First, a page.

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Small Civil Engineering projects

BCIA

The winners of the 2004 British Construction Industry Awards will be revealed on 28 October at a grand gala dinner in London's Grosvenor House Hotel. Over the next six weeks the 35 shortlisted projects across the six main categories will be explained ahead of a special NCE supplement to celebrate the winners on the night.

This week we start with Small Civil Engineering Project Award shortlist - projects of value up to £3M. This is a new award for 2004 and attracted 25 entries of which the judges shoertlisted six schemes. Five of these were also shortlisted for the Prime Minister's Award for Better Public Building, recognising projects of any size commissioned by or on behalf of central or local government or by a grant-aided organisation.

A6116 Rockingham Road, Corby Also finalist for the Prime Minister's Better Public Building Award A long term contract between the Northamptonshire County Council and its maintenance contractor has removed traditional barriers to innovation.

With a client who does not hide behind a rigid, recipe specification it has been possible to exploit cold mix recycling using foamed bitumen and achieve 100% recycling of the road substructure. Recycled material such as road planings is incorporated in the carefully engineered structure of a very heavily trafficked main road.

Client: Northamptonshire County Council Cost: £250,000 Principal designer and contractor: Atkins Northamptonshire Highways Other firms: Colas, Roadstone Recycling, Hanson Aggregates Moy Viaduct, Invernesshire Also finalist for the Prime Minister's Better Public Building Award.

Moy Viaduct is the last timber railway bridge structure in Scotland. It was built in 1873 using softwood rather than masonry - surprisingly in an area with plenty of stone. Severe rot became a problem. After considering many unsatisfactory options, Network Rail settled on a scheme proposed by Arup and Carillion in which a pile and reinforced concrete supported steel structure was grafted into the viaduct deck with minimum loss of original timber.

Client: Network Rail Cost: £3M Principal designer: Arup Scotland Contractor: Carillion Rail Other firms: Faber Maunsell, Highland Regional Council, Historic Scotland Newton's Cove Coast Protection Scheme, Weymouth Also finalist for the Prime Minister's Better Public Building Award The old sea wall at Newton's Cove had been smashed to pieces by waves.

Since there are many new and old buildings close behind the soft and erodible cliff a hard defence was required. The challenge was to create a very tough 'corniche' promenade which would resist the sea, form an attractive public access to the shore and build it without destroying the natural capstone exposures which form much of the beach.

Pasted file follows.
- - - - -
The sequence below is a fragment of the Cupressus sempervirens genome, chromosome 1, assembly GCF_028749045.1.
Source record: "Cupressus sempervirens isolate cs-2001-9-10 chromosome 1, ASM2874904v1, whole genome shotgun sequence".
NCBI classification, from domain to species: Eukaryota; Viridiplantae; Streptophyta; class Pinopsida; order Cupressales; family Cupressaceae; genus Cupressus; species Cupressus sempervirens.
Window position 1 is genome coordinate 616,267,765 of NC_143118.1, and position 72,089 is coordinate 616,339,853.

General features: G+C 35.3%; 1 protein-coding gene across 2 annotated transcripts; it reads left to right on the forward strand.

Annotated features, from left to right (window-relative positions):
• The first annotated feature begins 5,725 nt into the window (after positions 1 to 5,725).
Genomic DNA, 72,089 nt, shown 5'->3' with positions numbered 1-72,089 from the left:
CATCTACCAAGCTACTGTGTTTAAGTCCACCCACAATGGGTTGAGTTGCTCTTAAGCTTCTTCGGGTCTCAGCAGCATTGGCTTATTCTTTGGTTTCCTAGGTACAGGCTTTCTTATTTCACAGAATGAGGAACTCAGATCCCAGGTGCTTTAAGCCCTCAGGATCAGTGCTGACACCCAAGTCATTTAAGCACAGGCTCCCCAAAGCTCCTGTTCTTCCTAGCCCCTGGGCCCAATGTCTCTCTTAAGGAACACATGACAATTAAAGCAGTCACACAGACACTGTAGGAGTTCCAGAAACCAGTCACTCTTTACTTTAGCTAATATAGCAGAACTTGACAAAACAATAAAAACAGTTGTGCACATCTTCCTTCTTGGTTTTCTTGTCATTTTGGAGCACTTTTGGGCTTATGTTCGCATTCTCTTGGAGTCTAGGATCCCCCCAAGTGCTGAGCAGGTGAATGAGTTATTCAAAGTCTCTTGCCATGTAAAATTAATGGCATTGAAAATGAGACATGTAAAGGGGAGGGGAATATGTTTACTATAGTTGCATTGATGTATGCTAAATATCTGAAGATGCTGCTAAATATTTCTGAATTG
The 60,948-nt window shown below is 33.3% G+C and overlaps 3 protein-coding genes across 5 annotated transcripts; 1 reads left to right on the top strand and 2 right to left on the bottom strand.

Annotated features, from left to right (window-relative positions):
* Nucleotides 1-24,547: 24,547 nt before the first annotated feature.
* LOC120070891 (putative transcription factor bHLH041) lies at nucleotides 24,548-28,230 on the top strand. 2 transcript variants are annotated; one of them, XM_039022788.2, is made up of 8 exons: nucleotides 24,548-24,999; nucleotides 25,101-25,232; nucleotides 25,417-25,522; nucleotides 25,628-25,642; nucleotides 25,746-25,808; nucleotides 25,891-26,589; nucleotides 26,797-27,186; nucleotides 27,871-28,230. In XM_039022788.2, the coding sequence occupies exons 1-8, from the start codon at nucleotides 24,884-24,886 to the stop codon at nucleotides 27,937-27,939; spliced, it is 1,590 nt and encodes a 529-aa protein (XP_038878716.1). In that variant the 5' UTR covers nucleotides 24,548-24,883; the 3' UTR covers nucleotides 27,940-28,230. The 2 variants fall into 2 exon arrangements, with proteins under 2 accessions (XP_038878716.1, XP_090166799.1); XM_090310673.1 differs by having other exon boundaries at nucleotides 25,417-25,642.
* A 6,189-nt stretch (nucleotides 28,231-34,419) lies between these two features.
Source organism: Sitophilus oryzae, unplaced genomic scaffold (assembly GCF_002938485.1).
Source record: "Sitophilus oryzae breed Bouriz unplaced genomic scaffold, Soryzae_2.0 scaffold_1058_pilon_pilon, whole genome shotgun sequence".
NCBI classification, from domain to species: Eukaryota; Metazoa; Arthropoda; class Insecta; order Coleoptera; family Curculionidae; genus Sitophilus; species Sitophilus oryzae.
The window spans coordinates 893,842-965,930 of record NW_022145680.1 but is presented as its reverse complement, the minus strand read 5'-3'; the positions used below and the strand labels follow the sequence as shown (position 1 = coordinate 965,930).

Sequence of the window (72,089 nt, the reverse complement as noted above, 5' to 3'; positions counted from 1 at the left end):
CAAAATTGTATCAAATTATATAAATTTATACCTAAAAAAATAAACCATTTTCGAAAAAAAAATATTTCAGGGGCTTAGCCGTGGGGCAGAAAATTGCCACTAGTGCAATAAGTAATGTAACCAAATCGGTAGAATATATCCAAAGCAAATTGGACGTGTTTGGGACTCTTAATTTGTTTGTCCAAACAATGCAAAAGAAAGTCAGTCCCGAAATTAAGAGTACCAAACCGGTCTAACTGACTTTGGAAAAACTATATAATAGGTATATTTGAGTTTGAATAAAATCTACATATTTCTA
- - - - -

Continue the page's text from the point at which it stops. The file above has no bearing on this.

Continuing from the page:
Client: Weymouth & Portland Borough Council Cost: £1.95M Principal designer: Lewin, Fryer & Partners (Black & Veatch) Architect: Enplan Landscape Architects Contractor: Dean & Dyball Construction Other firms: Keller Ground Engineering, Easton Masonry, Hanson Premix Concrete Past Masters, Three Aqueducts, Wooton Wawen, Warwickshire.

Also finalist for the Prime Minister's Better Public Building Award Edstone, Wooton Wawen and Yarningale are three very fine and simple cast iron trough canal aqueducts dating from the early 19th Century which fell into disrepair after the last boats passed in the 1920s. Under National Trust ownership they were saved from a dereliction order before the canal reopened in 1962. In 1988 British Waterways took control and the latest repairs have put them back in a pristine state and remedied some less careful work from the past.

Client: British Waterways Central Shires Cost: £1.2M Principal designer: British Waterways Contractor: AWG Construction Services Red Funnel Harbour Extensions, Southampton and Cowes Red Funnel's three Isle of Wight ferries have been enlarged to carry more cars by slicing them in half, adding 10m to the hull and building a second car deck on top. To cope with these bigger boats the dedicated terminals at Southampton and Cowes had to be altered to match. Some ingenious civil engineering added new high level link spans to the existing ramps without interrupting the ferry services.

Client: Red Funnel Group Cost: £1.412M Principal designer: Royal Haskoning Contractor: Dean & Dyball Construction Other firms: Taylor & Sons, Bosch Rexroth Whittle Arch & Glass Bridge, Coventry Also finalist for the Prime Minister's Better Public Building Award Coventry's idea to regenerate its dreary post-blitz city centre includes a spectacular twin arch and an elevated walkway decorated in various shades of blue glass. The arches are formed from tubular trusses clad in a pervious steel membrane to form a lozenge-shaped cross section. A very rigid, and effectively damped, large diameter steel tube forms the spine of the elevated walkway which curls up and over the old city wall.

Client: Coventry City Council Cost: £1M Principal designer: Whitbybird Architect: McCormac Jamieson Pritchard Contractor: Butterley Construction Other firms: Rowecord Engineering (bridge contractor), Westbury Structures (arch contractor)

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